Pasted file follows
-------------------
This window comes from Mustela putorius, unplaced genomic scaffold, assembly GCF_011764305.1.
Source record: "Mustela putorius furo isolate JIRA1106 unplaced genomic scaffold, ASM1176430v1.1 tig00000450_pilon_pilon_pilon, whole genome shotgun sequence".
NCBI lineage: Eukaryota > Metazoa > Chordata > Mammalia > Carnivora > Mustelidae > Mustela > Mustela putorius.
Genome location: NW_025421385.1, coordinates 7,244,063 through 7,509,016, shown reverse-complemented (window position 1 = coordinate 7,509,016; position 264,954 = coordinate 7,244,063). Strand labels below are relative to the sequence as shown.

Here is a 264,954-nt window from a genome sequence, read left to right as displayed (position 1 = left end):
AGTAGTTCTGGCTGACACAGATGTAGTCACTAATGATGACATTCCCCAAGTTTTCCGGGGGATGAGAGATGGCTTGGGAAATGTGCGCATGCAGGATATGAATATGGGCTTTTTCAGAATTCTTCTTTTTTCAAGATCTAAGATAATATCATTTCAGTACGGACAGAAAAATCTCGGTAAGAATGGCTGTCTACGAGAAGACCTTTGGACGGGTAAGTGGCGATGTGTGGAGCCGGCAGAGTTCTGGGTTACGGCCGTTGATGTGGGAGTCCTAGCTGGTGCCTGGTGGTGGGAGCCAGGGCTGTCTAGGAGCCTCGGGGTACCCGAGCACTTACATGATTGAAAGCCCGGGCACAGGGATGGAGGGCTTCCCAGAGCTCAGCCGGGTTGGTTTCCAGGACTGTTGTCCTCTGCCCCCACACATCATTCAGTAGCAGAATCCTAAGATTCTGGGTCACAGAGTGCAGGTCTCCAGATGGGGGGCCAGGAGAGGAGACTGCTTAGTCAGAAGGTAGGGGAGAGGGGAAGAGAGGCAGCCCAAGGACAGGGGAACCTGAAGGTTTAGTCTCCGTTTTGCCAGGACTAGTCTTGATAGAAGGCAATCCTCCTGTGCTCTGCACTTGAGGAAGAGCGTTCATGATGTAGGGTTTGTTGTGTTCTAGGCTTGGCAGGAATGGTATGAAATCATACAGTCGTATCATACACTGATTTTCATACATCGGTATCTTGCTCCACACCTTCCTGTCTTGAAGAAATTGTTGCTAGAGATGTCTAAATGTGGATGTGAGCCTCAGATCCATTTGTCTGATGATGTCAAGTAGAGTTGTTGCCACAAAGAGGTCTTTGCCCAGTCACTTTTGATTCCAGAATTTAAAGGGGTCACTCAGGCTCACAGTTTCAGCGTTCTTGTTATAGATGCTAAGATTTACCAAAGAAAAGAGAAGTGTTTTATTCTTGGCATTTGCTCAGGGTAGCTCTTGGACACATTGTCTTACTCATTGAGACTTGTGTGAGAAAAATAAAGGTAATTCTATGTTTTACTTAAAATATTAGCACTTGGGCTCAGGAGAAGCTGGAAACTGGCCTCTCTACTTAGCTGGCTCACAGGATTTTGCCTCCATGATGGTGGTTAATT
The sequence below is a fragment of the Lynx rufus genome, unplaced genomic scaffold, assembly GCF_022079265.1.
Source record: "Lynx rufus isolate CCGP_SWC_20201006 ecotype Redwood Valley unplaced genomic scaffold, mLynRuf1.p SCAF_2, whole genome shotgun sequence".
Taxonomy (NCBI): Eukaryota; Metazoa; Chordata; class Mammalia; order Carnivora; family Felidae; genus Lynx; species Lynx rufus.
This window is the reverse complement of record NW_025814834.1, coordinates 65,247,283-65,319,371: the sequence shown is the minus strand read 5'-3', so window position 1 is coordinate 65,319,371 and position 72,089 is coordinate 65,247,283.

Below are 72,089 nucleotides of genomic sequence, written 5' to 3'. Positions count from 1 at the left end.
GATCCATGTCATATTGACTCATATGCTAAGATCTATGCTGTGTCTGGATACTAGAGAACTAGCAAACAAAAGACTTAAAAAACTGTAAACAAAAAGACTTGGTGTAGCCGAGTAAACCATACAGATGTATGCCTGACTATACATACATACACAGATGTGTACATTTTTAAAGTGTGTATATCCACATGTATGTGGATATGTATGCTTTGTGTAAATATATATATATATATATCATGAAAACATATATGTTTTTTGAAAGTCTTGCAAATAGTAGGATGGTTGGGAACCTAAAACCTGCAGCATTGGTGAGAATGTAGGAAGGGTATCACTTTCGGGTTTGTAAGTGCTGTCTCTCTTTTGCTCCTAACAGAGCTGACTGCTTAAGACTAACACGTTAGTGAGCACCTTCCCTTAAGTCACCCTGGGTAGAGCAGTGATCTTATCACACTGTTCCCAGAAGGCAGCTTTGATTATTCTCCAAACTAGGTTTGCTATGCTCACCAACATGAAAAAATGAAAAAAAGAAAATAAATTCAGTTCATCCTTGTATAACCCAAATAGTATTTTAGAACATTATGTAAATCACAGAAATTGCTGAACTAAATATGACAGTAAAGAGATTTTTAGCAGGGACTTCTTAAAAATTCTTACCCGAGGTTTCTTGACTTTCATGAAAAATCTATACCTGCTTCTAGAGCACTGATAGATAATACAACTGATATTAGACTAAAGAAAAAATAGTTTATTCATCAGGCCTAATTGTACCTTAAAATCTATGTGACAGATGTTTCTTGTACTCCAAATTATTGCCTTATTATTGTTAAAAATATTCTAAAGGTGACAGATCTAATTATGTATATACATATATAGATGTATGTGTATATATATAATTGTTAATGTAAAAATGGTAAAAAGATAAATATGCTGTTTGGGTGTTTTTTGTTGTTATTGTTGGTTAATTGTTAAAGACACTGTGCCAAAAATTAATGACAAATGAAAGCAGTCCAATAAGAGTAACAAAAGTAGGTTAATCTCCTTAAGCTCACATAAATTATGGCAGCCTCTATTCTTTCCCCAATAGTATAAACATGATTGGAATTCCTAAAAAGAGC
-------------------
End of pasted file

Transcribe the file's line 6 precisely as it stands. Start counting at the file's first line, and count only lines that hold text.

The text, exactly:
AGTAGTTCTGGCTGACACAGATGTAGTCACTAATGATGACATTCCCCAAGTTTTCCGGGGGATGAGAGATGGCTTGGGAAATGTGCGCATGCAGGATATGAATATGGGCTTTTTCAGAATTCTTCTTTTTTCAAGATCTAAGATAATATCATTTCAGTACGGACAGAAAAATCTCGGTAAGAATGGCTGTCTACGAGAAGACCTTTGGACGGGTAAGTGGCGATGTGTGGAGCCGGCAGAGTTCTGGGTTACGGCCGTTGATGTGGGAGTCCTAGCTGGTGCCTGGTGGTGGGAGCCAGGGCTGTCTAGGAGCCTCGGGGTACCCGAGCACTTACATGATTGAAAGCCCGGGCACAGGGATGGAGGGCTTCCCAGAGCTCAGCCGGGTTGGTTTCCAGGACTGTTGTCCTCTGCCCCCACACATCATTCAGTAGCAGAATCCTAAGATTCTGGGTCACAGAGTGCAGGTCTCCAGATGGGGGGCCAGGAGAGGAGACTGCTTAGTCAGAAGGTAGGGGAGAGGGGAAGAGAGGCAGCCCAAGGACAGGGGAACCTGAAGGTTTAGTCTCCGTTTTGCCAGGACTAGTCTTGATAGAAGGCAATCCTCCTGTGCTCTGCACTTGAGGAAGAGCGTTCATGATGTAGGGTTTGTTGTGTTCTAGGCTTGGCAGGAATGGTATGAAATCATACAGTCGTATCATACACTGATTTTCATACATCGGTATCTTGCTCCACACCTTCCTGTCTTGAAGAAATTGTTGCTAGAGATGTCTAAATGTGGATGTGAGCCTCAGATCCATTTGTCTGATGATGTCAAGTAGAGTTGTTGCCACAAAGAGGTCTTTGCCCAGTCACTTTTGATTCCAGAATTTAAAGGGGTCACTCAGGCTCACAGTTTCAGCGTTCTTGTTATAGATGCTAAGATTTACCAAAGAAAAGAGAAGTGTTTTATTCTTGGCATTTGCTCAGGGTAGCTCTTGGACACATTGTCTTACTCATTGAGACTTGTGTGAGAAAAATAAAGGTAATTCTATGTTTTACTTAAAATATTAGCACTTGGGCTCAGGAGAAGCTGGAAACTGGCCTCTCTACTTAGCTGGCTCACAGGATTTTGCCTCCATGATGGTGGTTAATT